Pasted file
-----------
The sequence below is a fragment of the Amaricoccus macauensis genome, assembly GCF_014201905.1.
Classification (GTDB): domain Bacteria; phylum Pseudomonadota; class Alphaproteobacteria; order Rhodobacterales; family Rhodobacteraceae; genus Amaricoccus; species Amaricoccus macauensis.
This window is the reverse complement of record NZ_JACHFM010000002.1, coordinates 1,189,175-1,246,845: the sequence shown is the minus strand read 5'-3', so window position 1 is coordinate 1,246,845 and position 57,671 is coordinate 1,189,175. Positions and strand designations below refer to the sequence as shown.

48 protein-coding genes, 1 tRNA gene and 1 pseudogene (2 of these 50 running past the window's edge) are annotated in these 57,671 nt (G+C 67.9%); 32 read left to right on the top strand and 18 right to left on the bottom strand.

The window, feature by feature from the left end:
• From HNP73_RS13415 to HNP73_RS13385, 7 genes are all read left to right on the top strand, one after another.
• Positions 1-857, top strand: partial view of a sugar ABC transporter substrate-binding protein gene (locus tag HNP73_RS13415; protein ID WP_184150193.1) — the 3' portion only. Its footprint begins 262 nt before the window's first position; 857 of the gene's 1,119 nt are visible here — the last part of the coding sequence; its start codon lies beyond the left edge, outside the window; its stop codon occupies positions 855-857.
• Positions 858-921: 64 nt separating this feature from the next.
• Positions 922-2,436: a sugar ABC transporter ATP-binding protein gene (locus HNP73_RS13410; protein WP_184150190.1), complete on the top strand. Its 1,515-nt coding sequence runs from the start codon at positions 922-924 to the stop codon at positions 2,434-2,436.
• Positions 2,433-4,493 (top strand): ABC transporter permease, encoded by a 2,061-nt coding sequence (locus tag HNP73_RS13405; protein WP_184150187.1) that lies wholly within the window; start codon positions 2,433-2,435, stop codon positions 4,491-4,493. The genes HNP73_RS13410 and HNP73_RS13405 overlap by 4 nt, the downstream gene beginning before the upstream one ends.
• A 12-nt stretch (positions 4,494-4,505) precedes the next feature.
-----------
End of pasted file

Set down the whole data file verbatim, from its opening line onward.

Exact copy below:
The sequence below is a fragment of the Amaricoccus macauensis genome, assembly GCF_014201905.1.
Classification (GTDB): domain Bacteria; phylum Pseudomonadota; class Alphaproteobacteria; order Rhodobacterales; family Rhodobacteraceae; genus Amaricoccus; species Amaricoccus macauensis.
This window is the reverse complement of record NZ_JACHFM010000002.1, coordinates 1,189,175-1,246,845: the sequence shown is the minus strand read 5'-3', so window position 1 is coordinate 1,246,845 and position 57,671 is coordinate 1,189,175. Positions and strand designations below refer to the sequence as shown.

48 protein-coding genes, 1 tRNA gene and 1 pseudogene (2 of these 50 running past the window's edge) are annotated in these 57,671 nt (G+C 67.9%); 32 read left to right on the top strand and 18 right to left on the bottom strand.

The window, feature by feature from the left end:
• From HNP73_RS13415 to HNP73_RS13385, 7 genes are all read left to right on the top strand, one after another.
• Positions 1-857, top strand: partial view of a sugar ABC transporter substrate-binding protein gene (locus tag HNP73_RS13415; protein ID WP_184150193.1) — the 3' portion only. Its footprint begins 262 nt before the window's first position; 857 of the gene's 1,119 nt are visible here — the last part of the coding sequence; its start codon lies beyond the left edge, outside the window; its stop codon occupies positions 855-857.
• Positions 858-921: 64 nt separating this feature from the next.
• Positions 922-2,436: a sugar ABC transporter ATP-binding protein gene (locus HNP73_RS13410; protein WP_184150190.1), complete on the top strand. Its 1,515-nt coding sequence runs from the start codon at positions 922-924 to the stop codon at positions 2,434-2,436.
• Positions 2,433-4,493 (top strand): ABC transporter permease, encoded by a 2,061-nt coding sequence (locus tag HNP73_RS13405; protein WP_184150187.1) that lies wholly within the window; start codon positions 2,433-2,435, stop codon positions 4,491-4,493. The genes HNP73_RS13410 and HNP73_RS13405 overlap by 4 nt, the downstream gene beginning before the upstream one ends.
• A 12-nt stretch (positions 4,494-4,505) precedes the next feature.